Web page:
Petitioner filed the instant application seeking an order for release from custody on June 21, 2000. Petitioner contends that the INS is denying him due process of law. He seeks either (1) an evidentiary hearing to determine whether he should have been released on parole, considering all of petitioner's circumstances; (2) an order of release under supervision; or (3) a hearing on his application for release by an Immigration Judge. By Order dated December 8, 2000, this Court determined that the regulatory parole scheme developed for Mariel Cubans, see Parole Determinations and Revocations Respecting Mariel Cubans, 8 C.F.R. § 212.12 (2001), appeared to satisfy the due process rights afforded to inadmissible aliens under the Third Circuit's decision in Chi Thon Ngo v. INS, 192 F.3d 390 (3d Cir. 1999).
This Court became concerned, however, that Petitioner may have a right to equal protection under the Fifth Amendment and that the INS may have violated that right by enacting different parole schemes for Mariel Cubans from those afforded to all other inadmissible aliens under the Interim Procedures discussed by the Third Circuit in Ngo, and subsequently enacted in substantially the same form as federal regulations. See Continued Detention of Inadmissible, Criminal, and Other Aliens Beyond the Removal Period, 8 C.F.R. § 241.4 (2001). Because of the complex nature of the constitutional question, John Grogan, Esq., was appointed counsel for Petitioner, and the parties were directed to filed briefs on the equal protection issue. Oral argument was heard on April 2, 2001.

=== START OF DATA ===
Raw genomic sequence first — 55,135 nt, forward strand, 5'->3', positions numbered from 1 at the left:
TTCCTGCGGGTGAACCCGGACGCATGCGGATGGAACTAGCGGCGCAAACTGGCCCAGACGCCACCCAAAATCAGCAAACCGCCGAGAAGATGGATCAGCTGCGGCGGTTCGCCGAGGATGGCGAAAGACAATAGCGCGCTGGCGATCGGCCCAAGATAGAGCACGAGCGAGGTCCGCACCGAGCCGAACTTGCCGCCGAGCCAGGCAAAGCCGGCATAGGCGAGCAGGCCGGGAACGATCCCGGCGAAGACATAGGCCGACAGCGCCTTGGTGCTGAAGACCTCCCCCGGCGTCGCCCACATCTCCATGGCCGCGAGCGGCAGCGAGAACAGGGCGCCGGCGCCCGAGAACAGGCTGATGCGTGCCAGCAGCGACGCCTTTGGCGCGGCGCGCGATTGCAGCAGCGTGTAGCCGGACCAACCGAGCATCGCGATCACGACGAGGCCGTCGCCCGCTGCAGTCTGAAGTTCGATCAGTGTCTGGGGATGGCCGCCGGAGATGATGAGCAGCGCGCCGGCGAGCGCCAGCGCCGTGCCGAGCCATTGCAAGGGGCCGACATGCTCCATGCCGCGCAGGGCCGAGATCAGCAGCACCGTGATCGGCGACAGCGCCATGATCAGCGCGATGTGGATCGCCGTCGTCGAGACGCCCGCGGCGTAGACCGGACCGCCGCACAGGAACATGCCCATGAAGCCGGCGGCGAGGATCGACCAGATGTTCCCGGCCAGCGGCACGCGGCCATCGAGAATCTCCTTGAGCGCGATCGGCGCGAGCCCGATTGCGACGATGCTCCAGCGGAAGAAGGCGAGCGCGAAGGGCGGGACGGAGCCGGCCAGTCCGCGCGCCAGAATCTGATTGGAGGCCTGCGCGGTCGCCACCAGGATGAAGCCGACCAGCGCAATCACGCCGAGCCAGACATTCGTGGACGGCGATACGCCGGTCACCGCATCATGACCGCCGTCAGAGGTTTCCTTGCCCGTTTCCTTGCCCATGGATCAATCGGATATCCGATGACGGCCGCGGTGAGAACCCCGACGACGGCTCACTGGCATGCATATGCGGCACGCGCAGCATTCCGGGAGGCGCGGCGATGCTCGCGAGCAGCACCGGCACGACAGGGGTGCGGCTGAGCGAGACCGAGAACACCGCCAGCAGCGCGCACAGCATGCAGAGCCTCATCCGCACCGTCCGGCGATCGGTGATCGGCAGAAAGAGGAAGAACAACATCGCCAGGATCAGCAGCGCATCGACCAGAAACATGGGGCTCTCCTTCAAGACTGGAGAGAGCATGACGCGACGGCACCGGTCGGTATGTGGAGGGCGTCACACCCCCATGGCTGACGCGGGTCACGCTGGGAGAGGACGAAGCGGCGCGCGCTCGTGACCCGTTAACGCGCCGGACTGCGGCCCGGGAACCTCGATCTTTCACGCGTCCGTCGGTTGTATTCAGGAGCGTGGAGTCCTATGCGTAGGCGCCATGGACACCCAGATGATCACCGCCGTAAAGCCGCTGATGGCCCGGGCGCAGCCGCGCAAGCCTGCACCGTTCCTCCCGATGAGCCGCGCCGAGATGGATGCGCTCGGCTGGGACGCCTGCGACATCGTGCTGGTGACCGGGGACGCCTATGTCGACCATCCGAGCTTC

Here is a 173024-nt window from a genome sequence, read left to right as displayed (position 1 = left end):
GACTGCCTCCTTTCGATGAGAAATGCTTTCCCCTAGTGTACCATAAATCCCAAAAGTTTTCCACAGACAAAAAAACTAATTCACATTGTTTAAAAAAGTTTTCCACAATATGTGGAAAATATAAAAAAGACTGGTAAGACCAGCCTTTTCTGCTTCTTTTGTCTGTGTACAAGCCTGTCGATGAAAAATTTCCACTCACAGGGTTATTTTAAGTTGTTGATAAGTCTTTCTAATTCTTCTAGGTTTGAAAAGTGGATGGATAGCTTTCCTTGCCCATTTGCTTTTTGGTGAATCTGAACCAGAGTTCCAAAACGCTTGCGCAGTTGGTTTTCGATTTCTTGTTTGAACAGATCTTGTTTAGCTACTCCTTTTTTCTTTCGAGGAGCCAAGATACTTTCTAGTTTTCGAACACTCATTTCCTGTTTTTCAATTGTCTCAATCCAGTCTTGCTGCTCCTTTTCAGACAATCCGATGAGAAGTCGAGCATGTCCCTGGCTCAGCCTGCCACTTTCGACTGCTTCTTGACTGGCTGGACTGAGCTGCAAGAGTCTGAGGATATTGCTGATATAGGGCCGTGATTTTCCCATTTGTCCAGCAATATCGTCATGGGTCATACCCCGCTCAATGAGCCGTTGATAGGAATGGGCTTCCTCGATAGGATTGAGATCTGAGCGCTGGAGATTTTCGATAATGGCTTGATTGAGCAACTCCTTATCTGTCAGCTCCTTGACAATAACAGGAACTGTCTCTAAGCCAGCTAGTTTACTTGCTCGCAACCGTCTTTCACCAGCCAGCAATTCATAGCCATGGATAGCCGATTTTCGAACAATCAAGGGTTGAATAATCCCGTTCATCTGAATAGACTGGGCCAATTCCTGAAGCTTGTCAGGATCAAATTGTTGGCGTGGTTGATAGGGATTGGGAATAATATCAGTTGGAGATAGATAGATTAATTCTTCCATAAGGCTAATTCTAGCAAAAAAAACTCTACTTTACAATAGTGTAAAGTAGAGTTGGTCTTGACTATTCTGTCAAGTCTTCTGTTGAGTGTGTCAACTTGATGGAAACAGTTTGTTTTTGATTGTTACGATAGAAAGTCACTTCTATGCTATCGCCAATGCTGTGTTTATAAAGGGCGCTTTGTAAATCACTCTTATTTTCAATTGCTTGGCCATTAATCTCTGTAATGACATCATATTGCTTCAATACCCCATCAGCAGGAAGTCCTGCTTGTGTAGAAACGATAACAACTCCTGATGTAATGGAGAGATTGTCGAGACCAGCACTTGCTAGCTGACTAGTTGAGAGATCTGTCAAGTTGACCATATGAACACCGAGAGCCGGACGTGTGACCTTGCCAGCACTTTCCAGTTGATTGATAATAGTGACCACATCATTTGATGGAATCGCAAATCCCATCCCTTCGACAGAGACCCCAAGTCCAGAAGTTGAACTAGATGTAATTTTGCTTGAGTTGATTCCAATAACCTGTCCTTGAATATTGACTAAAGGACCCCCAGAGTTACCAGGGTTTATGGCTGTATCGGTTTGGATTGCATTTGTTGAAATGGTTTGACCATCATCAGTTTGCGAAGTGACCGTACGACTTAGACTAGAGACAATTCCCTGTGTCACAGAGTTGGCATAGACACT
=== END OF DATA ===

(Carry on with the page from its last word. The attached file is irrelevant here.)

This decision becomes more clear when considered in the context of the rights of inadmissible aliens as defined in caselaw.

Federal courts distinguish between deportable aliens and inadmissible aliens.*fn3 Deportable aliens were successful in obtaining entry to the United States, legally or illegally; while an inadmissible alien seeks admission into the United States and, even if physically present, is considered detained at the border. See Chi Thon Ngo v. INS, 192 F.3d 390, 394-95 & n. 4 (3d Cir. 1999); Marroquin-Manriquez v. INS, 699 F.2d 129, 134 (3d Cir. 1983). Deportable aliens have rights not available to inadmissible aliens because they have achieved entry into the United States. See Landon v. Plasencia, 459 U.S. 21, 26-29 (1982); Leng May Ma v. Barber, 357 U.S. 185, 187 (1958).

A. Shaughnessy v. United States ex rel. Mezei